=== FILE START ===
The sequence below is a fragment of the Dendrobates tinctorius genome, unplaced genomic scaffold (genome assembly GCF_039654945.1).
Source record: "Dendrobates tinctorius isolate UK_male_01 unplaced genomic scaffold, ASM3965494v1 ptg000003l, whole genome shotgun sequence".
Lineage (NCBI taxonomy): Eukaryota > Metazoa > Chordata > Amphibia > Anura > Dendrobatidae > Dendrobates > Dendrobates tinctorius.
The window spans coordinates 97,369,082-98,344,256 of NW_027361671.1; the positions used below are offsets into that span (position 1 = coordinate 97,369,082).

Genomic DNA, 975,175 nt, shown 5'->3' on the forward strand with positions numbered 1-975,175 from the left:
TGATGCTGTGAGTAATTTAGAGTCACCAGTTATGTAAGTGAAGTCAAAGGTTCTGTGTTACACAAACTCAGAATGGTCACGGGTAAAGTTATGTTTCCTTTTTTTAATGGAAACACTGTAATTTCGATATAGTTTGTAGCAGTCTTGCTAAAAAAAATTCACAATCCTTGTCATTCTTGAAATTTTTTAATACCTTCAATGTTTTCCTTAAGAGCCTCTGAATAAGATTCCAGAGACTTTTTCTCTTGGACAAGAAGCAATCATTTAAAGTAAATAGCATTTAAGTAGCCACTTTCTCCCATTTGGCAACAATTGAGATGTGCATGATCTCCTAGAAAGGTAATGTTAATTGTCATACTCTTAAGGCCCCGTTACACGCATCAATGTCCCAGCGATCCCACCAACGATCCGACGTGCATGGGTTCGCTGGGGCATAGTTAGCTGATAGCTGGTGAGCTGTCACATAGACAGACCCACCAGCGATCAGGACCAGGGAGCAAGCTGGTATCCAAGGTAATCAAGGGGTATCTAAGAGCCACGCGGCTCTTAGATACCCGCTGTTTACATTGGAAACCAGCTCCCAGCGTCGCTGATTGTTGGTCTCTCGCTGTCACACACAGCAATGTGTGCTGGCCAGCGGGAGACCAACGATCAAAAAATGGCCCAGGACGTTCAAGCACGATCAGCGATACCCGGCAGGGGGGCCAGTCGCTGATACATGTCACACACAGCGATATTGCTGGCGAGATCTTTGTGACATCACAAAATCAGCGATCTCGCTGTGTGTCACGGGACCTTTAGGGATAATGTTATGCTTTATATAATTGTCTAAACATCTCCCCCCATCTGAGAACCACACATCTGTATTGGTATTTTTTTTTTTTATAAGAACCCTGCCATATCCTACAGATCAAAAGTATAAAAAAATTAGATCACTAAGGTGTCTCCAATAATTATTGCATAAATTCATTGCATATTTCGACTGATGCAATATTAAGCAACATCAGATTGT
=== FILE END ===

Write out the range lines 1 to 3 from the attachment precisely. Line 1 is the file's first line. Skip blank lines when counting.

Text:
The sequence below is a fragment of the Dendrobates tinctorius genome, unplaced genomic scaffold (genome assembly GCF_039654945.1).
Source record: "Dendrobates tinctorius isolate UK_male_01 unplaced genomic scaffold, ASM3965494v1 ptg000003l, whole genome shotgun sequence".
Lineage (NCBI taxonomy): Eukaryota > Metazoa > Chordata > Amphibia > Anura > Dendrobatidae > Dendrobates > Dendrobates tinctorius.